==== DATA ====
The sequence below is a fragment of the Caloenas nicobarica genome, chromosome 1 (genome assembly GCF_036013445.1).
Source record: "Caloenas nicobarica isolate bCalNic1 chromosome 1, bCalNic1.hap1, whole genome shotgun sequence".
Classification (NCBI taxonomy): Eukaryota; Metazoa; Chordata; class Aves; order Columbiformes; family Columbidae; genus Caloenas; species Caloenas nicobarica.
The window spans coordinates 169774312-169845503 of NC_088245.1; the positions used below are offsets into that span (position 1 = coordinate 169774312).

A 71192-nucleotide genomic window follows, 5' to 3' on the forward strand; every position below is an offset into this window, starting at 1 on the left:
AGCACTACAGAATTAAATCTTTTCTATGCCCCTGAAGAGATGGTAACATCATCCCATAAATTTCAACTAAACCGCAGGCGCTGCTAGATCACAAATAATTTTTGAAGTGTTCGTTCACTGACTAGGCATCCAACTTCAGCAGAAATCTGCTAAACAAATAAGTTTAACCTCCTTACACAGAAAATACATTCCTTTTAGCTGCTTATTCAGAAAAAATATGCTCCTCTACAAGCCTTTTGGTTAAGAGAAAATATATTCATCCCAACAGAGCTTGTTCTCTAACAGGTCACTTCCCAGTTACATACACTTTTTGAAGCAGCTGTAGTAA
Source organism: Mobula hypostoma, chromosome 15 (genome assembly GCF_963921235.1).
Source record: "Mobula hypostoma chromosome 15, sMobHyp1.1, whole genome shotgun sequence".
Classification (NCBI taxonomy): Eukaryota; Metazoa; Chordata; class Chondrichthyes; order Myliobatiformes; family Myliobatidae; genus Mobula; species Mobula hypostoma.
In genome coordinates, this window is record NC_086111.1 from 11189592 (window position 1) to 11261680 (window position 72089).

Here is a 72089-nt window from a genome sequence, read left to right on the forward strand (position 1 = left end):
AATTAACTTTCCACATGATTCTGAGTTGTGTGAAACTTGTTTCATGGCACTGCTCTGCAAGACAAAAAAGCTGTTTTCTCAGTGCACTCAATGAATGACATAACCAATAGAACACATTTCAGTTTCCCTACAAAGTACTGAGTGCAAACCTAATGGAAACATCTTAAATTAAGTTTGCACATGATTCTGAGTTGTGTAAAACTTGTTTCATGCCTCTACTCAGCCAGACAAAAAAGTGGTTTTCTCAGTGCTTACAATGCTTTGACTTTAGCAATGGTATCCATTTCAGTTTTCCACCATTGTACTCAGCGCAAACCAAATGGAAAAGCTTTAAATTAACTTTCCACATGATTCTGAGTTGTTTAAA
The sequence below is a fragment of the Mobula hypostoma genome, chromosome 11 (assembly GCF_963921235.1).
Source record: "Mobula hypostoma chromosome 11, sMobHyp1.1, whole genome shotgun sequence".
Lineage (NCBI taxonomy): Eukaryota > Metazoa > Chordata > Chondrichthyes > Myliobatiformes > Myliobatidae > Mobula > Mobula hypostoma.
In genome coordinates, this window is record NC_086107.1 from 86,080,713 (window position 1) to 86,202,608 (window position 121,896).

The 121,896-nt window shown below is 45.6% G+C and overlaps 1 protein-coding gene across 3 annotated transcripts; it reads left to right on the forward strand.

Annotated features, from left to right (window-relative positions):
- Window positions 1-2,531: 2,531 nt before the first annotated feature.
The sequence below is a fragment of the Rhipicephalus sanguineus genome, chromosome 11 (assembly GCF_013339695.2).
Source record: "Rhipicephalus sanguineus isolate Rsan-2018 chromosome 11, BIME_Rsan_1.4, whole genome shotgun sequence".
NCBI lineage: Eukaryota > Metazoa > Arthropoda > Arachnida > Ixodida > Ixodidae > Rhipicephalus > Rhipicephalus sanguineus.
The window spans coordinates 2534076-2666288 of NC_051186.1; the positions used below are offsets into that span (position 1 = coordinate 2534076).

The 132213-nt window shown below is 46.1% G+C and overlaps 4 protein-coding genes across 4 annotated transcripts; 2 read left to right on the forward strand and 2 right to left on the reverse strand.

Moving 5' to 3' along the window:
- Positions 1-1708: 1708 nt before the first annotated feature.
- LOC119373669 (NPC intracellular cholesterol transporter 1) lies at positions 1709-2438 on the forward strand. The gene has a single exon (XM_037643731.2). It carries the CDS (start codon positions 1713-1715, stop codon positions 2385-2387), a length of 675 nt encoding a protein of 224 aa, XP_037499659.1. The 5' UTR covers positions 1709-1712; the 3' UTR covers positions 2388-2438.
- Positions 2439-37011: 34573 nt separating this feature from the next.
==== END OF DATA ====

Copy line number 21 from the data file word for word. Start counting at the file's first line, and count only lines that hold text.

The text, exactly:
Source record: "Rhipicephalus sanguineus isolate Rsan-2018 chromosome 11, BIME_Rsan_1.4, whole genome shotgun sequence".